No, the sanctuary will be open at 6pm but you are welcome to come when you are able. The majority of the time will be individuals praying alone or in groups, and I will call the groups together near the end of the prayer time.

 

How will I know what to pray for?

While individuals may come with prayer burdens and concerns, there will be a written prayer guide with the prayer needs of the church and community to help guide the prayer time. The guides are optional, but will be useful.

 

If I have a special need and desire someone to pray with me, will there be someone available?

Yes, for now I will be available during the prayer time to pray with anyone who has a special need or burden. As others feel led to be prayer leaders, more people will be available to pray for others.

 

Will I there be a time that I can share my prayer requests?

Yes and no. Paper and pen will be available for anyone to write out their prayer requests that will be passed on to the church at a later time. But there will not be a time of verbally taking prayer request during the corporate prayer time. If you have requests that you would like prayed for on Wednesday, you should write them out on Sunday and put them in the offering plate, or contact me before Wednesday night.

 

If there is not a good response to the Wednesday prayer service, will you discontinue it?

No, we will only discontinue it if the Lord says to stop. The success of the new opportunity will not be based on how many attend, but on our obedience to the Lord who calls the church to pray.

 

You may have other questions about the prayer service; please feel free to email me or text me with your questions. I look forward to praying with you on Wednesdays.

 

George

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This Sunday we begin a new chapter of Bible study life at Magna View; we are moving to a uniform curriculum. What does that mean? It means that every class in every age group will be studying the same passages of Scripture. We are moving to Lifeway’s updated Explore the Bible study material that is on a ten-year, through the Bible cycle. That means that over a ten-year period, Explore the Bible will lead us through an in-depth study of every book of the Bible. Lifeway has always had this curriculum for adults, but for the past couple of years they have been developing it for all ages. You can learn more about Explore the Bible by clicking here.

Why is this good for us?

1. It gets us all on the same page of the Bible. I believe God clearly speaks through His word. Each week I overhear conversations coming out of Bible study classes and I know God is speaking through the lessons our groups have been studying. But each class is studying something different, so the Biblical conversation of the church is a bit disjointed. By all studying the same material, the biblical conversation of the church will be around the same Scripture and theme, aiding the unity of the church.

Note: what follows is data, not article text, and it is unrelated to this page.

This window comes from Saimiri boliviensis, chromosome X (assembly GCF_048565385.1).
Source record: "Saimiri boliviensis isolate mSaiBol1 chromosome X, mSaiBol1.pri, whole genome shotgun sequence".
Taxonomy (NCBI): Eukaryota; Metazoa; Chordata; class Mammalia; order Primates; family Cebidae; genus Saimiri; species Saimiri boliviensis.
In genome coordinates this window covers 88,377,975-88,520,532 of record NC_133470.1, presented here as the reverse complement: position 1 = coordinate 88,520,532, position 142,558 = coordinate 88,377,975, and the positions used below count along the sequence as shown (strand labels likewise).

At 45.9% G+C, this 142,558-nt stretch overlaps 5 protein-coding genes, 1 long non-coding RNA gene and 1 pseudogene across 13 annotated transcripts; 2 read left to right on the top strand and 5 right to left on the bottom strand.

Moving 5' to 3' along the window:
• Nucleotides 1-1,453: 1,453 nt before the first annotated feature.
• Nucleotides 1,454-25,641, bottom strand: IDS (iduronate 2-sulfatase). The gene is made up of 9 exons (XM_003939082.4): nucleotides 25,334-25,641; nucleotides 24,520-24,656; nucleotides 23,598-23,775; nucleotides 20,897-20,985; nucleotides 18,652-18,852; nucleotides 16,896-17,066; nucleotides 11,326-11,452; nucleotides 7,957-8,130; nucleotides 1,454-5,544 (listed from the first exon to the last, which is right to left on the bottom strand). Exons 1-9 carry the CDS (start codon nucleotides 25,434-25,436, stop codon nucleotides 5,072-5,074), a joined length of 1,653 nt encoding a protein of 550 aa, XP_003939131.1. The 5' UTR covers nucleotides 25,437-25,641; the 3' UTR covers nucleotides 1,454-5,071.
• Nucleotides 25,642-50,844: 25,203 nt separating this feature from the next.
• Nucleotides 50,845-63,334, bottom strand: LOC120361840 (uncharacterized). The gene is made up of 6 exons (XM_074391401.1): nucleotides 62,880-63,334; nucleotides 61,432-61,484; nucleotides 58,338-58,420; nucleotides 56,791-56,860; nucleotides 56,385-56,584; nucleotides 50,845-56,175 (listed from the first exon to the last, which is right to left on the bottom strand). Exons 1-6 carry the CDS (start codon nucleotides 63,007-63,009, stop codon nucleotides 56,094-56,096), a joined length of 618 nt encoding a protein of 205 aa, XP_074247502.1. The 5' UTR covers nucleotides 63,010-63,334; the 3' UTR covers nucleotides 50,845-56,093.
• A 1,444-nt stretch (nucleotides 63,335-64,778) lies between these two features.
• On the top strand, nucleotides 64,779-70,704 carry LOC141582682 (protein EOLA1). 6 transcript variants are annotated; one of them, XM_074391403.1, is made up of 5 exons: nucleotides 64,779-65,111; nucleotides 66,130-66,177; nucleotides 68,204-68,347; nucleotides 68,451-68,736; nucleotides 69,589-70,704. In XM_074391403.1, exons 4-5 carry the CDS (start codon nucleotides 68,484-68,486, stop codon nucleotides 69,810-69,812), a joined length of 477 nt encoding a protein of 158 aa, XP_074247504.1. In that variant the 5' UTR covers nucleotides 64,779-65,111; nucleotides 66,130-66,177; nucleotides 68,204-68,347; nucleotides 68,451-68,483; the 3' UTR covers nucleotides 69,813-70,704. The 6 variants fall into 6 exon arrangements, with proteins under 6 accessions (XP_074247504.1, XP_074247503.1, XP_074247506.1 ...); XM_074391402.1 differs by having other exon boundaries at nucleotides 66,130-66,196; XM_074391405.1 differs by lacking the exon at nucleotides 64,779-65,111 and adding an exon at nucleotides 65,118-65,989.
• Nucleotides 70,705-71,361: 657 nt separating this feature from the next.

2. It will enable families to further the biblical conversation in the home. With parents and kids studying the same passages in the Bible, it will make it easier to study together through the week, and continue the conversation after Sunday morning. Explore the Bible comes with home discussion guides for families as well.

3. Bible study is good for the Body. No matter where you are at on your journey to spiritual maturity, Bible study is important. In the book, MOVE: What 1,000 churches reveal about spiritual growth, Greg Hawkins and Cally Parkinson state that “reflection on Scripture is the most powerful spiritual practice for every segment” of spiritual growth. Whether you are just exploring Christ or you are Christ-centered in your faith, reflection on Scripture is the best thing you can do to keep growing spiritually. Preparing for the Sunday morning Bible study group encourages you to study and reflect on Scripture through the week, and then gather on Sunday morning to discuss what God has been saying through the passage. Both private reflection and group discussion benefit you as a follower of Christ and us as the Body of Christ together.

If you’re not plugged into a Sunday morning Bible Study group, now is a great time to get started growing with your family of faith.

 

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Hey Magna View Family, 

We had a great weekend of worship, fellowship and ministry. Wonderful time of worship yesterday morning. Thank you to the Dalton girls for their beautiful special music. If you missed yesterday’s sermon, you can listen here. Read more »

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Today is the day between the crucifixion and the resurrection. The Gospel writers don’t tell us much of what happened on this day. The disciples had scattered and were probably hiding for fear that what had happened to their leader would soon happen to them. Read more »